World Database of Happiness, Introduction to Bibliography

Chapter 3

Studies on happiness were inventorized in the context of an attempt to take stock of the available empirical data on happiness for the purpose of meta-analysis . (See World Database of Happiness). This bibliography is a by-product of that inventarization. Studies on happiness were gathered in the following ways:

3.1 How titles were gathered

Abstract systems: Several international abstract systems were scanned: The Psychological Abstracts, The Sociological Abstracts, The International Dissertations Abstracts and the Educational Resources Information Center's abstract system. A broad range of key words were used in the searches. These key words are: adjustment (general, life, personal) affect (general, level), attitude (life), contentment, elation, evaluation (life), happiness, hedonic (affect, experience, level, mood), morale, satisfaction (emotional, general, life) and well-being (inner, psychological, general). Not only titles were screened, but also the full text of the abstracts and the index.

Libraries:  Catalogues of university libraries have been sifted through in several nations (Australia, Britain, France, Germany, Hong Kong, The Netherlands, USA). The search concerned not only works that carry the word happiness or a synonym in the title, but also books in related fields. Promising books were called in and inspected. In the near future periodical computer searches are planned in national book catalogues in several countries.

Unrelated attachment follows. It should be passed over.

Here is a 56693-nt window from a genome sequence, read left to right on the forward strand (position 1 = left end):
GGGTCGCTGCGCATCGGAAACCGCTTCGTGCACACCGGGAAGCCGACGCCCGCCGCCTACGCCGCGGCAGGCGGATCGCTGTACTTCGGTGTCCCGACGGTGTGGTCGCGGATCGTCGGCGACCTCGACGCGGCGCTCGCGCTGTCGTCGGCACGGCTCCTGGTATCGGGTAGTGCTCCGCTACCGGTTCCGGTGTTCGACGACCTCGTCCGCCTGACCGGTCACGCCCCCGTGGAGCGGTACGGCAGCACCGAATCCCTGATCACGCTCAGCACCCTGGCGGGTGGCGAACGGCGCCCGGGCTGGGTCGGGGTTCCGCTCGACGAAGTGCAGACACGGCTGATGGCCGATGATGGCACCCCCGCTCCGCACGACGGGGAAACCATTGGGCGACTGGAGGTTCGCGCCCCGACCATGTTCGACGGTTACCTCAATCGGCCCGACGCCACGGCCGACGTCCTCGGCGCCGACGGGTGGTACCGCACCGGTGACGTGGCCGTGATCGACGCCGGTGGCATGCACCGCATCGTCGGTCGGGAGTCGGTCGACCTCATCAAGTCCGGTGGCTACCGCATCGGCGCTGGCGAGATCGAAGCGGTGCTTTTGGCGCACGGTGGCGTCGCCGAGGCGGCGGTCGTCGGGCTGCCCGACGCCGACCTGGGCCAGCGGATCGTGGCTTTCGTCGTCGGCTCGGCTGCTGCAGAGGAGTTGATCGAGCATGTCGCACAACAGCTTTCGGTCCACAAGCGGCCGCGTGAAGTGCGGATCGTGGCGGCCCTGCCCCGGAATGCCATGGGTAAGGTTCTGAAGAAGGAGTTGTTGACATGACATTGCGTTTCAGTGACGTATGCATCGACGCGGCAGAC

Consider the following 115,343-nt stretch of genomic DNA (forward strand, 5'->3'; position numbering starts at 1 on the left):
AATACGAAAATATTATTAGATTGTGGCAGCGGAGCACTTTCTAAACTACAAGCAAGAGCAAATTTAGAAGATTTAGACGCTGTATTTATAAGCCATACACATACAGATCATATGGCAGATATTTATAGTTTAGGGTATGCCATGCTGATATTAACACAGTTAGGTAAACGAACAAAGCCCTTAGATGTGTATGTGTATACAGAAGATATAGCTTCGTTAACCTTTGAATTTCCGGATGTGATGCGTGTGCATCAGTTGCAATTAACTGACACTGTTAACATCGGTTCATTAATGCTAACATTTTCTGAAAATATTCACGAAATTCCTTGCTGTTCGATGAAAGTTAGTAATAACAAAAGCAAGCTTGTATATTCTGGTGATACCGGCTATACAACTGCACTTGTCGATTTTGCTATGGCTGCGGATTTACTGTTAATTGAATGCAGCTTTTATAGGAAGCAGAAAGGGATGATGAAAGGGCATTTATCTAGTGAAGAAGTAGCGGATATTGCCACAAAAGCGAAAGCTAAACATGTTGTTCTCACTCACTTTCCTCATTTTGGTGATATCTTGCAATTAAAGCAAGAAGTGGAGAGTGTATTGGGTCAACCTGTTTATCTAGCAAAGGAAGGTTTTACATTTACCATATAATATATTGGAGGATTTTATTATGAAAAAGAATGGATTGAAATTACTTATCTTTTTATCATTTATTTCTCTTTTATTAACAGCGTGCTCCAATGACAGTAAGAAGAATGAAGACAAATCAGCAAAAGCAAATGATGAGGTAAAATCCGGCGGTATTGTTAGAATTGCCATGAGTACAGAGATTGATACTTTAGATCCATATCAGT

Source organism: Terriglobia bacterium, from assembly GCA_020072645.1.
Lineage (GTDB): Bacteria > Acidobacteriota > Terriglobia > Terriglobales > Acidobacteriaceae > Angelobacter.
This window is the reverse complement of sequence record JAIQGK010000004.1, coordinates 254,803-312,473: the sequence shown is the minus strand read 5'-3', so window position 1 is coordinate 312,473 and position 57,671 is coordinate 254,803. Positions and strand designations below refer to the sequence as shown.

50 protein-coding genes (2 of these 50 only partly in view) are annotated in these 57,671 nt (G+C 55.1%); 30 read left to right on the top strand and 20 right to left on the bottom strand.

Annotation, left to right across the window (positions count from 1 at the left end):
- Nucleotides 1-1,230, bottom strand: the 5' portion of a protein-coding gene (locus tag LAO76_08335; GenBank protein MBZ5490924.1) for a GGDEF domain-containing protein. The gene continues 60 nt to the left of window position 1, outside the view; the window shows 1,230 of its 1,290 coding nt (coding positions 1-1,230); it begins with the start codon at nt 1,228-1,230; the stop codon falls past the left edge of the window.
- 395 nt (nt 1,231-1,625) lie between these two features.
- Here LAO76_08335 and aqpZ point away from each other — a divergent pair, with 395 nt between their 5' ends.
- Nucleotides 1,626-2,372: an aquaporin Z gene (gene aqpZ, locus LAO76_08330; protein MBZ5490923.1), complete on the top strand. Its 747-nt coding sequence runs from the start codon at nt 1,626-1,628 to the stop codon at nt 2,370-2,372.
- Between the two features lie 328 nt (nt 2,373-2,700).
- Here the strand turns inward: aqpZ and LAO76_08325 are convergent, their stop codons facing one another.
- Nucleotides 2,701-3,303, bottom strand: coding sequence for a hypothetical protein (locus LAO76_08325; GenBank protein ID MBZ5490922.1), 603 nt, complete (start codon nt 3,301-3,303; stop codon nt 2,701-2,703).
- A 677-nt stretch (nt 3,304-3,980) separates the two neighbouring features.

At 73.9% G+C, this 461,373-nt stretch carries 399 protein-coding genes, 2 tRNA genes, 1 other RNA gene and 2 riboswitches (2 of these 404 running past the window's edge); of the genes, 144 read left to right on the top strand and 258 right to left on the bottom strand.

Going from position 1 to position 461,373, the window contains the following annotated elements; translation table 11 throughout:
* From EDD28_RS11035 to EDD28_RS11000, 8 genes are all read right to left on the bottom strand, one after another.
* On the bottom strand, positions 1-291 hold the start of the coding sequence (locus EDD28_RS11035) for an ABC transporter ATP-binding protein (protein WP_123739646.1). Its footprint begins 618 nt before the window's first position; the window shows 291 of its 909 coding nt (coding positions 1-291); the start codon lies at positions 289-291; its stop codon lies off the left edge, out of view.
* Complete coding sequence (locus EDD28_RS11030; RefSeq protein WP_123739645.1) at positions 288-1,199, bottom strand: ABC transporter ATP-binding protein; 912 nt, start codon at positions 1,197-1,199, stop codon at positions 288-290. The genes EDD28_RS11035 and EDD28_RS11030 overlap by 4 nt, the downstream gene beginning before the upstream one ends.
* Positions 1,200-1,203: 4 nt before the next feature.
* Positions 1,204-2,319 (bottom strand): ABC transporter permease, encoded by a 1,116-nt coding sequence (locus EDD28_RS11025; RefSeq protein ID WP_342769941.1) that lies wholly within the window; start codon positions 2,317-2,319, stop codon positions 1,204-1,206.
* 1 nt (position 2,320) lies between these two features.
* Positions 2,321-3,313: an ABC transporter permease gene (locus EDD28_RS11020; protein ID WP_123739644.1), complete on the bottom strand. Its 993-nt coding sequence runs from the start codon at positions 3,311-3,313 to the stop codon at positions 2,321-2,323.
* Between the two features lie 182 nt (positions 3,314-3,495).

Investigators On several occasions active investigators have been invited to mention reports on happiness. In the future the Directory of Investigators on Happiness will be used for periodical mailings for this purpose.

References: All the reports traced in these ways were called in and inspected for promising references.

3.2 Coverage

This procedure guarantees an almost exhaustive coverage of English language journal articles and dissertations. It is estimated that 80% of English language books and unpublished research reports have been traced. German and Dutch language publications are also fairly completely covered. However there is a serious lack of reports in French, Japanese and Spanish. Third world publications on this subject are probably scarce, but it is not unlikely that there are more than we found.

3.3 Number of studies found

Down through the ages the subject of happiness has been prominent in philosophy. Founding fathers of the modern social sciences promised to take over the torch. That promise has been redeemed with considerable delay.
As we have seen above, this bibliography focusses on social scientific studies. Table 1 shows that these studies were not very numerous in the first half of this century. Only in the 1970's do such studies start to take-off. After 1970 the numerical growth of studies on happiness is greater than that of the social sciences at large.

In june 1998 the bibliography involved 3007 titles. We expect to add some 150 titles per year in the next decade.

table 1
Studies on happiness by decade of publication.

before 1900                  16

1901 - 1910                  3

1911 - 1920                  5

1921 - 1930                  14

1931 - 1940                  23

1941 - 1950                  18

1951 - 1960                  58

1961 - 1970                  200

1971 - 1980                  811

1981 - 1990                  1336

1991 - 2000                  531   (incomplete)

undated                          7